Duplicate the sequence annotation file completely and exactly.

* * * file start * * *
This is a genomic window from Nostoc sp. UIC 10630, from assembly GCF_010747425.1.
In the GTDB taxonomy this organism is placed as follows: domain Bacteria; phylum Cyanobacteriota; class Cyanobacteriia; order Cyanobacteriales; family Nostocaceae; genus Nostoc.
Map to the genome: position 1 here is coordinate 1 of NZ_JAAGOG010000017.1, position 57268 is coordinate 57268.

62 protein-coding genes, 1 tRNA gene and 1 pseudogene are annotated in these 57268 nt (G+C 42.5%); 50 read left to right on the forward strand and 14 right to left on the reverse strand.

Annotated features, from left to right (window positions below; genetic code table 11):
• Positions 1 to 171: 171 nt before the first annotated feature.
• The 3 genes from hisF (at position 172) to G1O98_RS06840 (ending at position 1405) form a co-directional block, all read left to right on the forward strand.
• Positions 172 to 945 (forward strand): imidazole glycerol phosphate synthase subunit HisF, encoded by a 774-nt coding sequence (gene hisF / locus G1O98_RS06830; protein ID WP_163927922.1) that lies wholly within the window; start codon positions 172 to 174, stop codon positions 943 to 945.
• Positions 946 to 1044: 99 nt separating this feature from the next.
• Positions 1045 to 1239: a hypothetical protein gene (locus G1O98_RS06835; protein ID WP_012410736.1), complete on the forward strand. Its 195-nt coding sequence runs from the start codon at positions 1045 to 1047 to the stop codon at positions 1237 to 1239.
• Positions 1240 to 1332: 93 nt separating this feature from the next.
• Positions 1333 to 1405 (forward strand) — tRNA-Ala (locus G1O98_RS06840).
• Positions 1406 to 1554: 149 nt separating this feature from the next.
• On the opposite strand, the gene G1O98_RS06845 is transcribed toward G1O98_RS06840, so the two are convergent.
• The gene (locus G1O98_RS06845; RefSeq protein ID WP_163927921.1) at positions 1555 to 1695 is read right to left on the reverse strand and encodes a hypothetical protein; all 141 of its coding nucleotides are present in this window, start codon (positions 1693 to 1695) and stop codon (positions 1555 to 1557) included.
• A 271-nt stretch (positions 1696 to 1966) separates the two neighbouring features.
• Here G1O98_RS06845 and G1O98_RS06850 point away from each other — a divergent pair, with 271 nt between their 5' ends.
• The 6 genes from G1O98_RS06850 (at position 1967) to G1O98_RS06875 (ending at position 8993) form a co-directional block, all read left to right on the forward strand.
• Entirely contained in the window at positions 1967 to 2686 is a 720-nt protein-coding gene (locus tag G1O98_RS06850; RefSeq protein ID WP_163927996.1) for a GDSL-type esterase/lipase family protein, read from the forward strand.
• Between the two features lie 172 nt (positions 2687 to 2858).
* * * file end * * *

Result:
This is a genomic window from Nostoc sp. UIC 10630, from assembly GCF_010747425.1.
In the GTDB taxonomy this organism is placed as follows: domain Bacteria; phylum Cyanobacteriota; class Cyanobacteriia; order Cyanobacteriales; family Nostocaceae; genus Nostoc.
Map to the genome: position 1 here is coordinate 1 of NZ_JAAGOG010000017.1, position 57268 is coordinate 57268.

62 protein-coding genes, 1 tRNA gene and 1 pseudogene are annotated in these 57268 nt (G+C 42.5%); 50 read left to right on the forward strand and 14 right to left on the reverse strand.

Annotated features, from left to right (window positions below; genetic code table 11):
• Positions 1 to 171: 171 nt before the first annotated feature.
• The 3 genes from hisF (at position 172) to G1O98_RS06840 (ending at position 1405) form a co-directional block, all read left to right on the forward strand.
• Positions 172 to 945 (forward strand): imidazole glycerol phosphate synthase subunit HisF, encoded by a 774-nt coding sequence (gene hisF / locus G1O98_RS06830; protein ID WP_163927922.1) that lies wholly within the window; start codon positions 172 to 174, stop codon positions 943 to 945.
• Positions 946 to 1044: 99 nt separating this feature from the next.
• Positions 1045 to 1239: a hypothetical protein gene (locus G1O98_RS06835; protein ID WP_012410736.1), complete on the forward strand. Its 195-nt coding sequence runs from the start codon at positions 1045 to 1047 to the stop codon at positions 1237 to 1239.
• Positions 1240 to 1332: 93 nt separating this feature from the next.
• Positions 1333 to 1405 (forward strand) — tRNA-Ala (locus G1O98_RS06840).
• Positions 1406 to 1554: 149 nt separating this feature from the next.
• On the opposite strand, the gene G1O98_RS06845 is transcribed toward G1O98_RS06840, so the two are convergent.
• The gene (locus G1O98_RS06845; RefSeq protein ID WP_163927921.1) at positions 1555 to 1695 is read right to left on the reverse strand and encodes a hypothetical protein; all 141 of its coding nucleotides are present in this window, start codon (positions 1693 to 1695) and stop codon (positions 1555 to 1557) included.
• A 271-nt stretch (positions 1696 to 1966) separates the two neighbouring features.
• Here G1O98_RS06845 and G1O98_RS06850 point away from each other — a divergent pair, with 271 nt between their 5' ends.
• The 6 genes from G1O98_RS06850 (at position 1967) to G1O98_RS06875 (ending at position 8993) form a co-directional block, all read left to right on the forward strand.
• Entirely contained in the window at positions 1967 to 2686 is a 720-nt protein-coding gene (locus tag G1O98_RS06850; RefSeq protein ID WP_163927996.1) for a GDSL-type esterase/lipase family protein, read from the forward strand.
• Between the two features lie 172 nt (positions 2687 to 2858).